System administration command. rsyslogd provides local and remote logging functions. It is based on sysklogd and on some systems replaces that program. It adds support for logging over TCP, SSL, TLS, logging to databases and more. By default rsyslogd is command-line compatible with sysklogd and can be used as a drop-in replacement. In native mode, some of the old command line options have been moved to the configuration file. rsyslogd will log warnings for these deprecated commands. Its compatibility mode can be changed with the -c3 option.
rsyslogd logs system messages into a set of files described by the configuration file /etc/rsyslog.conf. Each message is one line. A message can contain a priority code, marked by a number in angle brackets at the beginning of the line.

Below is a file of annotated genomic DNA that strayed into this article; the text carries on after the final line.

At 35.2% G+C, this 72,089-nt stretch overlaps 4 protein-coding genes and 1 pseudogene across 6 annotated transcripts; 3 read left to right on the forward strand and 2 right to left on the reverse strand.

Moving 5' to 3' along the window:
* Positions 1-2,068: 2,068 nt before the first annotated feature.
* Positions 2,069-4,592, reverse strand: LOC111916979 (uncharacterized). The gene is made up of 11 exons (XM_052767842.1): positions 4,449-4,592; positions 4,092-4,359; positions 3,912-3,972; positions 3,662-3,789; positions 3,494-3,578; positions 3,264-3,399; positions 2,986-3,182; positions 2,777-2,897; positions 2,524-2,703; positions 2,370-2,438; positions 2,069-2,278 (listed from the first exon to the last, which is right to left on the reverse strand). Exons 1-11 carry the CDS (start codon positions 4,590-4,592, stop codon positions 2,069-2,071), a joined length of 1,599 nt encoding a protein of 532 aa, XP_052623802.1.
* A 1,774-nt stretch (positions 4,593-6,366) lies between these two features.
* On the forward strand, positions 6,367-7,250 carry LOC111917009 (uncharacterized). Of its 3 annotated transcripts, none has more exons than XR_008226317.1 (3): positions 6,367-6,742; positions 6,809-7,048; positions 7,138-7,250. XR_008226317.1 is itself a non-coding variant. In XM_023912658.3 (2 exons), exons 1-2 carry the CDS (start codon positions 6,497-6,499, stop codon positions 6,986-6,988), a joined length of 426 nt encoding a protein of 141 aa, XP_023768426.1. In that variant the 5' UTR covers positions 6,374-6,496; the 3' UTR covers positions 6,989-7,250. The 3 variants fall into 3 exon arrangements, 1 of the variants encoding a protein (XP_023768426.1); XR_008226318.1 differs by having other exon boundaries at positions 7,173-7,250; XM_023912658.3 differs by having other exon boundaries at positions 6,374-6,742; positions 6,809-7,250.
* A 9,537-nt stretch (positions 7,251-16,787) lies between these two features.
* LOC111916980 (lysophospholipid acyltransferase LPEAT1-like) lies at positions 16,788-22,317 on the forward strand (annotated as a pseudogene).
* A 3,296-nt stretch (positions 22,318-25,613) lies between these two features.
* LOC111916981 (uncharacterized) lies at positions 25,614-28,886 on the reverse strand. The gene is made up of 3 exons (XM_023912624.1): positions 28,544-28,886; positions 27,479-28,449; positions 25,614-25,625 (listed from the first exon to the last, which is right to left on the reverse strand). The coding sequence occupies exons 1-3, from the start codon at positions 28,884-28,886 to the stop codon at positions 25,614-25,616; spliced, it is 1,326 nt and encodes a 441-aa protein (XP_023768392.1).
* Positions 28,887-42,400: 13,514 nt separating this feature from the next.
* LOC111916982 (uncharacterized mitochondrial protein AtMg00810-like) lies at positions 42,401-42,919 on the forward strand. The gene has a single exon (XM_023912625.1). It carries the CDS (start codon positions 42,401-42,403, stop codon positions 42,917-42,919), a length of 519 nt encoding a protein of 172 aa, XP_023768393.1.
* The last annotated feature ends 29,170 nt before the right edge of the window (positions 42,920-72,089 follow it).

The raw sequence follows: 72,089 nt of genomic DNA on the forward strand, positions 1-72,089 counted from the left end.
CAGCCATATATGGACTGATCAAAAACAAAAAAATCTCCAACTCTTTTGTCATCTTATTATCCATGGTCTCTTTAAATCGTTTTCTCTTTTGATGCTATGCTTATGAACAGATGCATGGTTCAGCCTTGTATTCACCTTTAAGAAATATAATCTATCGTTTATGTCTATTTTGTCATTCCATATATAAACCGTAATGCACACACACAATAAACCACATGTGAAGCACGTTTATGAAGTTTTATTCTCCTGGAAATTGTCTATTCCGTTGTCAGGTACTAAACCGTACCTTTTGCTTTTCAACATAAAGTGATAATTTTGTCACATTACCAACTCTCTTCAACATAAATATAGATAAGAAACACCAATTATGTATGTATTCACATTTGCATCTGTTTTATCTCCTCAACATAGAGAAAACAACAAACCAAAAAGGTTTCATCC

Listen on IPV4 addresses only.
Listen on IPV6 addresses only.
If there are multiple paths to a UDP target, send to all paths.
Set compatibility mode. Values for mode are 0, for sysklogd and 3 to enable native rsyslogd options. The default value is 0 though this also generates a warning that you are not using native mode.
Turn on debugging. Don’t fork.
Specify alternate configuration file.
Specify alternate pid file.
Specify hostnames that should be logged with just the hostname, not the fully qualified domain name (fqdn). Multiple hosts should be separated by a colon (:).
Avoid auto-backgrounding. This is needed when starting ...